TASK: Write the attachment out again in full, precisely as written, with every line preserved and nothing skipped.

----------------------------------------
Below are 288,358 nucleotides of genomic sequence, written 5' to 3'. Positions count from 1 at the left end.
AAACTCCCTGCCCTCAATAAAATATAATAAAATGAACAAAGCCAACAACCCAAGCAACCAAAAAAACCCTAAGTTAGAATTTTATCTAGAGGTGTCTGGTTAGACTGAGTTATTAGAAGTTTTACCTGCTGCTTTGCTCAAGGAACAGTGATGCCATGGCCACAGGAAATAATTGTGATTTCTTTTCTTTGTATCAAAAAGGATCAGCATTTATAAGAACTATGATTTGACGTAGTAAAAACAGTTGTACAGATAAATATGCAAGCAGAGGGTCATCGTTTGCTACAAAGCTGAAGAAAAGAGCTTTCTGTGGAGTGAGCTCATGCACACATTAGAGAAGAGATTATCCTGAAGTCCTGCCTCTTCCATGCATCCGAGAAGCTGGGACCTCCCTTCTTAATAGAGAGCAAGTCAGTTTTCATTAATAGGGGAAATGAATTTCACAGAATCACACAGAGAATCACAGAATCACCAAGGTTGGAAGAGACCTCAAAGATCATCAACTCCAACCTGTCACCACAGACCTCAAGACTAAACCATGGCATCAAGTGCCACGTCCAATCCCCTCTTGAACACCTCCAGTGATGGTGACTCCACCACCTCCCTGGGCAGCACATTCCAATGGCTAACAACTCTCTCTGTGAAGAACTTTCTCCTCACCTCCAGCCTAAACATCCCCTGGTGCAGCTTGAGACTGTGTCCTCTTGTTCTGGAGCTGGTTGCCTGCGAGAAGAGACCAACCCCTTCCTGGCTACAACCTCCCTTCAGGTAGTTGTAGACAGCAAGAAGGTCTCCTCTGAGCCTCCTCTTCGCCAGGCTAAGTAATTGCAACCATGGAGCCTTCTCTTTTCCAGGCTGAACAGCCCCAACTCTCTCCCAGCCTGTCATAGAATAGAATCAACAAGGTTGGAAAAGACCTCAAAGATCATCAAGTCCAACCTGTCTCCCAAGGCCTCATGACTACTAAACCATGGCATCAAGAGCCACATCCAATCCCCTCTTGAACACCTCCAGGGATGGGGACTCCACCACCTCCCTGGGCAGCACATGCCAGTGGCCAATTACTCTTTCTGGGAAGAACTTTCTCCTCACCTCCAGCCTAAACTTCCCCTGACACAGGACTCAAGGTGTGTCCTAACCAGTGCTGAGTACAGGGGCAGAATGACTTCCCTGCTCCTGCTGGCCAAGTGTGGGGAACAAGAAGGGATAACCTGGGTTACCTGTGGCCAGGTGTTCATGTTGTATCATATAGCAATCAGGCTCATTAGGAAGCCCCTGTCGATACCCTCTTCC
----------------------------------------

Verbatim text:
Below are 288,358 nucleotides of genomic sequence, written 5' to 3'. Positions count from 1 at the left end.
AAACTCCCTGCCCTCAATAAAATATAATAAAATGAACAAAGCCAACAACCCAAGCAACCAAAAAAACCCTAAGTTAGAATTTTATCTAGAGGTGTCTGGTTAGACTGAGTTATTAGAAGTTTTACCTGCTGCTTTGCTCAAGGAACAGTGATGCCATGGCCACAGGAAATAATTGTGATTTCTTTTCTTTGTATCAAAAAGGATCAGCATTTATAAGAACTATGATTTGACGTAGTAAAAACAGTTGTACAGATAAATATGCAAGCAGAGGGTCATCGTTTGCTACAAAGCTGAAGAAAAGAGCTTTCTGTGGAGTGAGCTCATGCACACATTAGAGAAGAGATTATCCTGAAGTCCTGCCTCTTCCATGCATCCGAGAAGCTGGGACCTCCCTTCTTAATAGAGAGCAAGTCAGTTTTCATTAATAGGGGAAATGAATTTCACAGAATCACACAGAGAATCACAGAATCACCAAGGTTGGAAGAGACCTCAAAGATCATCAACTCCAACCTGTCACCACAGACCTCAAGACTAAACCATGGCATCAAGTGCCACGTCCAATCCCCTCTTGAACACCTCCAGTGATGGTGACTCCACCACCTCCCTGGGCAGCACATTCCAATGGCTAACAACTCTCTCTGTGAAGAACTTTCTCCTCACCTCCAGCCTAAACATCCCCTGGTGCAGCTTGAGACTGTGTCCTCTTGTTCTGGAGCTGGTTGCCTGCGAGAAGAGACCAACCCCTTCCTGGCTACAACCTCCCTTCAGGTAGTTGTAGACAGCAAGAAGGTCTCCTCTGAGCCTCCTCTTCGCCAGGCTAAGTAATTGCAACCATGGAGCCTTCTCTTTTCCAGGCTGAACAGCCCCAACTCTCTCCCAGCCTGTCATAGAATAGAATCAACAAGGTTGGAAAAGACCTCAAAGATCATCAAGTCCAACCTGTCTCCCAAGGCCTCATGACTACTAAACCATGGCATCAAGAGCCACATCCAATCCCCTCTTGAACACCTCCAGGGATGGGGACTCCACCACCTCCCTGGGCAGCACATGCCAGTGGCCAATTACTCTTTCTGGGAAGAACTTTCTCCTCACCTCCAGCCTAAACTTCCCCTGACACAGGACTCAAGGTGTGTCCTAACCAGTGCTGAGTACAGGGGCAGAATGACTTCCCTGCTCCTGCTGGCCAAGTGTGGGGAACAAGAAGGGATAACCTGGGTTACCTGTGGCCAGGTGTTCATGTTGTATCATATAGCAATCAGGCTCATTAGGAAGCCCCTGTCGATACCCTCTTCC